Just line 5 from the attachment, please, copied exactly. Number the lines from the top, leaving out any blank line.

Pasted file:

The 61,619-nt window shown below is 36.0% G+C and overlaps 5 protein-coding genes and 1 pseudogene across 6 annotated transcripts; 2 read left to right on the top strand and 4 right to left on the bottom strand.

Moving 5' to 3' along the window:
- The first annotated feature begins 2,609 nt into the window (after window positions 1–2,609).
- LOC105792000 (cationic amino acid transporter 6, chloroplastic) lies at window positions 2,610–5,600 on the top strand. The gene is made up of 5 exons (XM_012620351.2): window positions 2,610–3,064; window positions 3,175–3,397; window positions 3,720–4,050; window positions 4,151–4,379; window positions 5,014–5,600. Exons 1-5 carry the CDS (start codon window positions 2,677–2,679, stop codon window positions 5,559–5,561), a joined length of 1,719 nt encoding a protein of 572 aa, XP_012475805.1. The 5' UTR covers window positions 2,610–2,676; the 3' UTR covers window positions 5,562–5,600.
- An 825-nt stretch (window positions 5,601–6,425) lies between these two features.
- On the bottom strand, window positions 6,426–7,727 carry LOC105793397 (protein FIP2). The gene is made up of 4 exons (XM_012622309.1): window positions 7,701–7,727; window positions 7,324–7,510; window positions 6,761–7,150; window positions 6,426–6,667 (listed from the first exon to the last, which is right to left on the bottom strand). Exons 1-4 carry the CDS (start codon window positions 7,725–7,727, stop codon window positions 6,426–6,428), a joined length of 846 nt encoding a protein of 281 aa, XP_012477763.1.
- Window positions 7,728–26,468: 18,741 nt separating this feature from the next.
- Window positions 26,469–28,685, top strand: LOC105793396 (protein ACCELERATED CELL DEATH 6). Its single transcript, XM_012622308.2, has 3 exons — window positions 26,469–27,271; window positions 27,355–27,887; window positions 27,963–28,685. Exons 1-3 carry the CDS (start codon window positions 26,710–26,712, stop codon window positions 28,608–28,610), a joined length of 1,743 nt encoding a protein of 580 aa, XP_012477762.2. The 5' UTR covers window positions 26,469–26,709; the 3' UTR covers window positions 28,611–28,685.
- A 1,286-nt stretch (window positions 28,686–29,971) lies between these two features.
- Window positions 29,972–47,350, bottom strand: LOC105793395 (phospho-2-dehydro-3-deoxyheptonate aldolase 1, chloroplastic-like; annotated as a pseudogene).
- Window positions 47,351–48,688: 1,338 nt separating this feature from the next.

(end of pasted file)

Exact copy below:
- An 825-nt stretch (window positions 5,601–6,425) lies between these two features.